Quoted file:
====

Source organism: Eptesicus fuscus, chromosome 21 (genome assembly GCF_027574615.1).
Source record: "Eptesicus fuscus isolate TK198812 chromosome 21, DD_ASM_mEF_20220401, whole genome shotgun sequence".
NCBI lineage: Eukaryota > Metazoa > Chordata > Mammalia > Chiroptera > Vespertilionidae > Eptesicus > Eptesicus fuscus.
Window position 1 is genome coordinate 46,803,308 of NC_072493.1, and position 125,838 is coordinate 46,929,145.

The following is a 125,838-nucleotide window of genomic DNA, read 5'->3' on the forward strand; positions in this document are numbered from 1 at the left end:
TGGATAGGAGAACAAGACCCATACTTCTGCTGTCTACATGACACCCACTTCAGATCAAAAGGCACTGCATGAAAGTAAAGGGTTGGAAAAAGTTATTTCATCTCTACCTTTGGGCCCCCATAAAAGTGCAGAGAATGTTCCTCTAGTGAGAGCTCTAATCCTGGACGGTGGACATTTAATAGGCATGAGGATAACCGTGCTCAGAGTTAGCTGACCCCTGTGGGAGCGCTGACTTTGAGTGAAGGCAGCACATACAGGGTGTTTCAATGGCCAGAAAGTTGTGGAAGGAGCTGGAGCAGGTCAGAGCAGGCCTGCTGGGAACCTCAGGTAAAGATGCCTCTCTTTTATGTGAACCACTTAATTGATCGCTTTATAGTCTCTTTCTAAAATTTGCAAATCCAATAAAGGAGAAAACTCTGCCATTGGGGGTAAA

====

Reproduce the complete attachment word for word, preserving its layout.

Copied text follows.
Source organism: Eptesicus fuscus, chromosome 21 (genome assembly GCF_027574615.1).
Source record: "Eptesicus fuscus isolate TK198812 chromosome 21, DD_ASM_mEF_20220401, whole genome shotgun sequence".
NCBI lineage: Eukaryota > Metazoa > Chordata > Mammalia > Chiroptera > Vespertilionidae > Eptesicus > Eptesicus fuscus.
Window position 1 is genome coordinate 46,803,308 of NC_072493.1, and position 125,838 is coordinate 46,929,145.

The following is a 125,838-nucleotide window of genomic DNA, read 5'->3' on the forward strand; positions in this document are numbered from 1 at the left end:
TGGATAGGAGAACAAGACCCATACTTCTGCTGTCTACATGACACCCACTTCAGATCAAAAGGCACTGCATGAAAGTAAAGGGTTGGAAAAAGTTATTTCATCTCTACCTTTGGGCCCCCATAAAAGTGCAGAGAATGTTCCTCTAGTGAGAGCTCTAATCCTGGACGGTGGACATTTAATAGGCATGAGGATAACCGTGCTCAGAGTTAGCTGACCCCTGTGGGAGCGCTGACTTTGAGTGAAGGCAGCACATACAGGGTGTTTCAATGGCCAGAAAGTTGTGGAAGGAGCTGGAGCAGGTCAGAGCAGGCCTGCTGGGAACCTCAGGTAAAGATGCCTCTCTTTTATGTGAACCACTTAATTGATCGCTTTATAGTCTCTTTCTAAAATTTGCAAATCCAATAAAGGAGAAAACTCTGCCATTGGGGGTAAA